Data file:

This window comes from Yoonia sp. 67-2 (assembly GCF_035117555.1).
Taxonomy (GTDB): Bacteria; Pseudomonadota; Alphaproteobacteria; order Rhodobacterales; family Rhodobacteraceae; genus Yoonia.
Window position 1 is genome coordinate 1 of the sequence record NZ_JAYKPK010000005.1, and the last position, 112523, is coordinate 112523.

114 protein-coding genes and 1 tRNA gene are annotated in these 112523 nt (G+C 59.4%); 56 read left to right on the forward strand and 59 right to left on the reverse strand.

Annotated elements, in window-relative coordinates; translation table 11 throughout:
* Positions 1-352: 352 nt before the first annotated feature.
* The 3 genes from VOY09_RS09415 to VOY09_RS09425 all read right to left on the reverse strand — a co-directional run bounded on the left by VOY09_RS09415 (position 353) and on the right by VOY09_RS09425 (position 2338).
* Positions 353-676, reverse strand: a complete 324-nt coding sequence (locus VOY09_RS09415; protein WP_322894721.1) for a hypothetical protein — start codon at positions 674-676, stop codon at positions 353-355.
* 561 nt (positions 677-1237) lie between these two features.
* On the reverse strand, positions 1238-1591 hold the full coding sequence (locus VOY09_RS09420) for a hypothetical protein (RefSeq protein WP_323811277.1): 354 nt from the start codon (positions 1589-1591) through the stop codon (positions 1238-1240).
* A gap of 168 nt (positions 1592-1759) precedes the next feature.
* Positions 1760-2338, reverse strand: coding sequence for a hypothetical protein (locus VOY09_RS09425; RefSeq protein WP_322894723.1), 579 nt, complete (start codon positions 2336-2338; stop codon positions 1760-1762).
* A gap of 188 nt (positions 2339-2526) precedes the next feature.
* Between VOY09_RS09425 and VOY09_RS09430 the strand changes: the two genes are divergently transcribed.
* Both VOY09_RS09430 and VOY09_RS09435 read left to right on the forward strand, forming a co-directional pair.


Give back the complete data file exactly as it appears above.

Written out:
This window comes from Yoonia sp. 67-2 (assembly GCF_035117555.1).
Taxonomy (GTDB): Bacteria; Pseudomonadota; Alphaproteobacteria; order Rhodobacterales; family Rhodobacteraceae; genus Yoonia.
Window position 1 is genome coordinate 1 of the sequence record NZ_JAYKPK010000005.1, and the last position, 112523, is coordinate 112523.

114 protein-coding genes and 1 tRNA gene are annotated in these 112523 nt (G+C 59.4%); 56 read left to right on the forward strand and 59 right to left on the reverse strand.

Annotated elements, in window-relative coordinates; translation table 11 throughout:
* Positions 1-352: 352 nt before the first annotated feature.
* The 3 genes from VOY09_RS09415 to VOY09_RS09425 all read right to left on the reverse strand — a co-directional run bounded on the left by VOY09_RS09415 (position 353) and on the right by VOY09_RS09425 (position 2338).
* Positions 353-676, reverse strand: a complete 324-nt coding sequence (locus VOY09_RS09415; protein WP_322894721.1) for a hypothetical protein — start codon at positions 674-676, stop codon at positions 353-355.
* 561 nt (positions 677-1237) lie between these two features.
* On the reverse strand, positions 1238-1591 hold the full coding sequence (locus VOY09_RS09420) for a hypothetical protein (RefSeq protein WP_323811277.1): 354 nt from the start codon (positions 1589-1591) through the stop codon (positions 1238-1240).
* A gap of 168 nt (positions 1592-1759) precedes the next feature.
* Positions 1760-2338, reverse strand: coding sequence for a hypothetical protein (locus VOY09_RS09425; RefSeq protein WP_322894723.1), 579 nt, complete (start codon positions 2336-2338; stop codon positions 1760-1762).
* A gap of 188 nt (positions 2339-2526) precedes the next feature.
* Between VOY09_RS09425 and VOY09_RS09430 the strand changes: the two genes are divergently transcribed.
* Both VOY09_RS09430 and VOY09_RS09435 read left to right on the forward strand, forming a co-directional pair.